There are several theological approaches to dealing with the problem of religious plurality, that is, how to deal with the fact that there are multiple truth claims made by others who seem very sincere. These truth claims are often exclusive. The evangelical and Mormon conversation typifies one response to the problem, that is, simply maintaining strict exclusivism. The best that can be done in this model is attempting to understand the other position thoroughly while maintaining that the end of the day the other position is just not a path to God. Though the other party may be sincere and well-meaning, there can only be one true path to God. This position has several advantages, among which are that it is simple, straightforward, and in a not so obvious fashion perhaps more respectful than the other possible positions because it recognizes that the other side is trying to claim an absolute truth which isn’t the same as your own. This model of conversation envisions an eventual total replacement of the other side by the one true way.
But there are other ways too. In Roman Catholic theology it is common to think of other religions as containing ‘anonymous Christians’ who have access to real grace in their own religious traditions. While Catholicism maintains that it has the clearest path to God and the most truth, it argues that there are sincere believers in other traditions that despite their traditions are, in a real sense, making their way to God. So it is that Karl Rahner can argue that other religions are ways of salvation, if not as bright and well-marked as the Catholic way, and even if the individuals in question are in reality being saved by Christ even if they don’t agree. This way has the advantage of approaching the other as possibly, in a true sense, approaching God and therefore listening closer, but all the while thinking that you are still most correct.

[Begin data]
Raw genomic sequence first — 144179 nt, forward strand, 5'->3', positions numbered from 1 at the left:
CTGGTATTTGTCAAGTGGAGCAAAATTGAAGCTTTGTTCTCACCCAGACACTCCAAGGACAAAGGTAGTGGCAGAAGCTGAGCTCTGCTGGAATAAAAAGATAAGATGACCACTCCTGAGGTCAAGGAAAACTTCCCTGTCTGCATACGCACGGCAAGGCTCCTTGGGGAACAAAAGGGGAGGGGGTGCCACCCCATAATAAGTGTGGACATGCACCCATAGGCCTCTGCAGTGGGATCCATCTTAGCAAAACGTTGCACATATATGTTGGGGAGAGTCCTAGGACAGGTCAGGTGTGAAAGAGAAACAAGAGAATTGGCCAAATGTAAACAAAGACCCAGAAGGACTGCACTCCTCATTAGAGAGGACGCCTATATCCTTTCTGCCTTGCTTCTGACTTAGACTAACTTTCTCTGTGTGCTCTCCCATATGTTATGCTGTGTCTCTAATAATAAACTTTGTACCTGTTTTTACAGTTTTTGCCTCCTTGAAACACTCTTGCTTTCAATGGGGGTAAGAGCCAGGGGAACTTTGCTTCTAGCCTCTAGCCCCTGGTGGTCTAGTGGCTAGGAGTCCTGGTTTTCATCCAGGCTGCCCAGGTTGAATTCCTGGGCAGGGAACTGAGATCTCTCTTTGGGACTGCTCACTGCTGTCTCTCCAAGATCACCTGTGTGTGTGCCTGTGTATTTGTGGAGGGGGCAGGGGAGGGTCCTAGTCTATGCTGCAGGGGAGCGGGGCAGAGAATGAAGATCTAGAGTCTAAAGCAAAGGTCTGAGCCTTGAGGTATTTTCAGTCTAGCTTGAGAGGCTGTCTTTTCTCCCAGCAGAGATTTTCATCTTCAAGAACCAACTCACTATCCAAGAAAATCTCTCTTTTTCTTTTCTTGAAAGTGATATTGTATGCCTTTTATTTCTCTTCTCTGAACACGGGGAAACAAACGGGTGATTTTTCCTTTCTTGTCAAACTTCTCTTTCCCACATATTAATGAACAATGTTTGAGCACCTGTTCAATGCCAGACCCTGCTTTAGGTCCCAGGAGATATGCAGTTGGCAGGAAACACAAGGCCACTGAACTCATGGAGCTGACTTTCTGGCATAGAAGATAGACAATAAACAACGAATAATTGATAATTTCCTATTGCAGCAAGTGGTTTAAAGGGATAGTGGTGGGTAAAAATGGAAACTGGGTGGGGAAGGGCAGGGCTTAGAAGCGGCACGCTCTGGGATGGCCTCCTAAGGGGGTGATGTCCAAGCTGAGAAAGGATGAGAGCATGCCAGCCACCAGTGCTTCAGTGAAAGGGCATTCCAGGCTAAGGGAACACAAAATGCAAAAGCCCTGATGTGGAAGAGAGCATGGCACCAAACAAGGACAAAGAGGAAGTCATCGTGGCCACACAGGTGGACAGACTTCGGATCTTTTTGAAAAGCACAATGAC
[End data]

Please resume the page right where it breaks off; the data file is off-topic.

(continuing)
In liberal Protestantism there are generally two approaches that can be taken. One is that world religions are all mutually valid ways of approaching God- that is, different paths up the same mountain. Some arguing that this position is too arrogant in assuming that someone has access to seeing the whole mountain while others do not (those who insist their way is truly exclusive, for instance) and that there is but one peak argue that there are multiple mountains with multiple peaks. If a Buddhist expect nirvana and a Mormon the Celestial Kingdom, a good Buddhist will get nirvana and a good Mormon the Celestial Kingdom, exactly as they expect and desire. Naturally this approach creates the greatest openness to hearing others speak and completely eliminates the desire to convert the other.
I argue that it is best to be clear and straightforward about what our biases are. Obviously if we did not think we had the best way to worship God, we’d do it the way that we did think was best. The danger is that conversations with those very jealous about the exclusiveness of their truth claims often quickly become frustrating as each side, rather than being able to have open conversation, is on constant guard against giving too much ground while attempting vigorously to convert the other. I have seen too often conversations between evangelicals and Mormon degrade into a mutual play act, in which one side recalls ‘tips for evangelizing’ and the other resorts to bearing his testimony. Both sides walk away frustrated and having gained nothing whatsoever. Is there a way to engage in real conversation? Only if there is a modicum of danger involved, that is, an allowance of the possibility of changing minds, if even a little bit.